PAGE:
NASHVILLE — The so-called "Don't say gay" bill, which bans teaching about issues related to homosexuality in grades K-8, was delayed in the House Education Committee on Tuesday.
Republican proponents tweaked the measure to address concerns about student bullying as well as school counselors' efforts to provide guidance to students.
But Gov. Bill Haslam, a fellow Republican, later told reporters he continues to have concerns about the legislation, saying, "I don't think that should be a priority of the Legislature. I think there's other things we can and should be focused on right now. I've been upfront about that from the beginning."
Earlier in the day, the GOP-controlled House Education Committee got off to a late start as GOP leaders and sponsors met behind closed doors in House Speaker Beth Harwell's office to listen to concerns about the bill from Haslam's director of legislation, Leslie Hafner.
"Yes, there was someone there from the administration expressing concerns," confirmed Harwell, a Republican, "not so much necessarily about the content of the bill but rather it's been labeled a certain way in the press and how do we overcome that, I think was the concern."
The bill, now sponsored by House Education Subcommittee Chairman Joey Hensley, R-Hohenwald, and Sen. Stacey Campfield, R-Knoxville, has drawn fire for more than a year from gay activists and been lampooned on Jon Stewart's "The Daily Show" and most recently by liberal commentator Keith Olbermann on his "Countdown" cable program.
As passed by senators last year, the bill says "any instruction or materials made available or provided at or to a public elementary or middle school shall be limited exclusively to natural human reproduction science."
Critics say that would stop discussions of homosexuality.
Proposed changes from the bill's original sponsor, Rep. Bill Dunn, R-Knoxville, say local school districts should adopt policies and procedures to ensure all classroom instruction, course materials and other informational resources that address the subject of human sexuality are age-appropriate for the intended student audience."
But it mandates any material "inconsistent with natural human reproduction shall be classified as inappropriate" in grades K-8.
The amendment does say local school policies shall not prohibit "any instructor from answering in good faith any question or series of questions, germane and material to the course, asked of the instructor and initiated by the student."
It also allows school counselors, nurses or other authorized employees to counsel students engaging in behavior "injurious" to the physical or mental health of other students. Similar provisions bar local systems counselors and other personnel from "appropriately responding" to a student "whose circumstances present issues involving human sexuality."
In other developments Tuesday:
• Haslam defended a provision in his proposed civil service overhaul for hiring, promoting and firing state employees. The provision ends preferences in current law for military veterans.
"Remember," Haslam told reporters, "in the new system there won't be points and preferences like there was [for anyone as] in the old system. They will, obviously, be guaranteed of the right to an interview, which is really the maximum you guarantee things in the new system.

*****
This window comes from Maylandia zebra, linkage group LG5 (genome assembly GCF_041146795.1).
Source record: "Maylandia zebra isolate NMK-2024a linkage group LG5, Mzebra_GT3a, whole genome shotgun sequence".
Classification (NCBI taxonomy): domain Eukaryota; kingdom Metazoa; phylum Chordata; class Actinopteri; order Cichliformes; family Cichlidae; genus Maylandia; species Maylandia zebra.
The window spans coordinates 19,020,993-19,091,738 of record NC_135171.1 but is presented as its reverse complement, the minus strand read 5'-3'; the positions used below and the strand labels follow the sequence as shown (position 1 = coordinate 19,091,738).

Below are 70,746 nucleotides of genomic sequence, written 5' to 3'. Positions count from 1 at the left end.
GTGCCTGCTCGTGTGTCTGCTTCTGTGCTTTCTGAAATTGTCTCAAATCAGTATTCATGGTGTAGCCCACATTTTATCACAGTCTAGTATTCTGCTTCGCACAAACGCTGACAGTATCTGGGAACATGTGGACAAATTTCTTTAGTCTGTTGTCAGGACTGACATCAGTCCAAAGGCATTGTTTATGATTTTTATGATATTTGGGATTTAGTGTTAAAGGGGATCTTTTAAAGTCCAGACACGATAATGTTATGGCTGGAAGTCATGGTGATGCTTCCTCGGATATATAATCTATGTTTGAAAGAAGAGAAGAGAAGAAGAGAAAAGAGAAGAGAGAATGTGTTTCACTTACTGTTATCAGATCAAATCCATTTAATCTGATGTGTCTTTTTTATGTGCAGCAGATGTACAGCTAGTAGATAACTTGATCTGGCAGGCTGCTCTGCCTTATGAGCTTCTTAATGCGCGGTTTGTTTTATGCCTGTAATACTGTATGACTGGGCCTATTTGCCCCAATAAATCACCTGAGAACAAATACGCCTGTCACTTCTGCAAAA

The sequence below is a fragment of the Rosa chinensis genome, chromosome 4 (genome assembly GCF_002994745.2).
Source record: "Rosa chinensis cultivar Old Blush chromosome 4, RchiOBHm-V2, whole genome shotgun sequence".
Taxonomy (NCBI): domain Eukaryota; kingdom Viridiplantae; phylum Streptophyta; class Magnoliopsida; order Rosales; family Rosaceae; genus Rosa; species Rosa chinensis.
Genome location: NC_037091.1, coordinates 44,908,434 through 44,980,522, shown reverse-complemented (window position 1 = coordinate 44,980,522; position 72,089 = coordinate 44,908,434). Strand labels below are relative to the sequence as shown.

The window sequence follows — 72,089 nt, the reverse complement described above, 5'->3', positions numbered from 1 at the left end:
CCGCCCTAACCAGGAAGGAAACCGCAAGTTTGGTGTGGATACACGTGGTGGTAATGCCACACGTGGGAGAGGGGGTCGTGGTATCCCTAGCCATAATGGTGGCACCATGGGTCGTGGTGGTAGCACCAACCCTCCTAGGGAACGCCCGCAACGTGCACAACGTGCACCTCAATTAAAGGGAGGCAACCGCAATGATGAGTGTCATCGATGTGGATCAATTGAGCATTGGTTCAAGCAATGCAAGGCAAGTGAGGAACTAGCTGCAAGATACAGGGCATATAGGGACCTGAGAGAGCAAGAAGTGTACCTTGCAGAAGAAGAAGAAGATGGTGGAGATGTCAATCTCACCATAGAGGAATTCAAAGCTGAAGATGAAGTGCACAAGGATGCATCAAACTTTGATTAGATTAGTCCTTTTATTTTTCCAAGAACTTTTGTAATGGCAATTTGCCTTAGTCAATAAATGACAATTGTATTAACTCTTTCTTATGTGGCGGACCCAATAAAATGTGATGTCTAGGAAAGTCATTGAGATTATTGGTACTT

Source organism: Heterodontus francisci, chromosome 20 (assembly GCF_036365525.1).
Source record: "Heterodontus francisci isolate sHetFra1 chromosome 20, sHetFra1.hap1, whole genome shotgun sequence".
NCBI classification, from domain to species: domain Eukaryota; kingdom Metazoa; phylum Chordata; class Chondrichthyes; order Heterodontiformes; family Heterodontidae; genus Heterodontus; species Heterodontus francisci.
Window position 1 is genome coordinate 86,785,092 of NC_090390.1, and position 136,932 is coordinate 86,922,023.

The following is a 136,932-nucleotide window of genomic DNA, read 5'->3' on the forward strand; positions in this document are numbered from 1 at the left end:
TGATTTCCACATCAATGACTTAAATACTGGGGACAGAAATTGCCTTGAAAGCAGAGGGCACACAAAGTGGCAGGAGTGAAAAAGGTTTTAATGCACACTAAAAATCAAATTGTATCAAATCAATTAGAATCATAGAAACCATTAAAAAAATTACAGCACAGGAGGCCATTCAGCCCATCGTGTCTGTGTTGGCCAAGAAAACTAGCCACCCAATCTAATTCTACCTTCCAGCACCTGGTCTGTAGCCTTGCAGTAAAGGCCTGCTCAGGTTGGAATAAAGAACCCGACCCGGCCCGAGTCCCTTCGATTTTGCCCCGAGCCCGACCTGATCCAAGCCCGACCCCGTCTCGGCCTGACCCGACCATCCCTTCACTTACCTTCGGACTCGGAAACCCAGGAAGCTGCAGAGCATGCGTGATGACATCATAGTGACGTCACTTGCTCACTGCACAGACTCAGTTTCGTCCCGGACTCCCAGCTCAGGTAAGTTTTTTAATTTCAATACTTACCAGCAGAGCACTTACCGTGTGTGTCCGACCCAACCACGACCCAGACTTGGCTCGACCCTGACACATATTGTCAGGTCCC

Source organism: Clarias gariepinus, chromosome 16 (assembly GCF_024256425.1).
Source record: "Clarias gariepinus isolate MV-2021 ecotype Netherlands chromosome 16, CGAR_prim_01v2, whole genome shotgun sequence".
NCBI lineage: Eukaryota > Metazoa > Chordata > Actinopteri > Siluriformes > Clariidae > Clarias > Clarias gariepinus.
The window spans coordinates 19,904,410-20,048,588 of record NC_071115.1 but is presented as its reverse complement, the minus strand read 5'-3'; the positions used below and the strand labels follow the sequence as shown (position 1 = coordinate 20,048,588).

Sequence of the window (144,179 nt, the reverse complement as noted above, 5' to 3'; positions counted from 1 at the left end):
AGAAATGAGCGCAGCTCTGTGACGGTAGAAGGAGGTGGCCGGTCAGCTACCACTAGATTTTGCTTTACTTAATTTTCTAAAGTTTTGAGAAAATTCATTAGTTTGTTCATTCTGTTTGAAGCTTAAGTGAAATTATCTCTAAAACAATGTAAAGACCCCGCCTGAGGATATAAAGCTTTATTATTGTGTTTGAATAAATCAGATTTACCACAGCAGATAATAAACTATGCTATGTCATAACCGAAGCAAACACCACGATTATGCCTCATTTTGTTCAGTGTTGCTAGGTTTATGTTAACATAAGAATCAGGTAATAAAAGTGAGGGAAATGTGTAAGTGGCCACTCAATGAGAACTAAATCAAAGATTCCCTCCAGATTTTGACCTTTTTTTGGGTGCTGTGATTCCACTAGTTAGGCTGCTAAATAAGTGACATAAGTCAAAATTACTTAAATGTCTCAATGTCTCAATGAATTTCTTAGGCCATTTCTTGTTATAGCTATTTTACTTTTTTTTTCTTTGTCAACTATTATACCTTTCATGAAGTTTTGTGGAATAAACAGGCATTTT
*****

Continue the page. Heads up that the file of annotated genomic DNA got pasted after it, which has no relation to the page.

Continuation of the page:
"In the old system there were certain points you got for years of experience, for veterans' services, etc.," Haslam added. "There won't be a system like that anymore."
When the bill was discussed in the House State and Local Government Committee earlier in the day, Democrats and a Republican voiced concern that it should include preferences for vets, including those who have served their country in conflicts like Afghanistan and Iraq.
"I think all things equal, they [vets] should have" hiring preferences, House Democratic Caucus Chairman Mike Turner, of Nashville, told administration officials.
Rep. Jim Cobb, R-Spring City, a veteran, agreed, voicing concern that a provision requiring at least one veteran be interviewed is no assurance at all.
"I'd just like to say as a veteran, I see it differently," Cobb said, later calling the lack of any preference for veterans "almost an insult. ... They should get points. They should get something of value."
The administration held off moving the bill to give lawmakers more time to digest lengthy changes on other provisions.
• Haslam, meanwhile, said he is still "working through" Republican leaders' bill to cut lottery-funded college scholarships for high school graduates if they don't score at least a 21 on their ACT test and have at least a 3.0 grade-point average.
Current law says they can have one or the other. Republicans say the move is needed because lottery revenues have not kept pace and the state has been forced to dip into the lottery reserve.
"I think we're still working through just the new revenues" of the lottery, Haslam said. "I have said I don't think it's fair to keep spending down the balance and let someone 20 years from now worry about."
Critics of the move, like Sen. Andy Berke, D-Chattanooga, note lottery revenues are rebounding. Asked about that, Haslam said, "I think it's fair to relook at it and see how does the math work now."
Andy Sher is a Nashville-based staff writer covering Tennessee state government and politics for the Times Free Press. A Washington correspondent from 1999-2005 for the Times Free Press, Andy previously headed up state Capitol coverage for The Chattanooga Times, worked as a state Capitol reporter for The Nashville Banner and was a contributor to The Tennessee Journal, among other publications. Andy worked for 17 years at The Chattanooga Times covering police, health care, county government, ...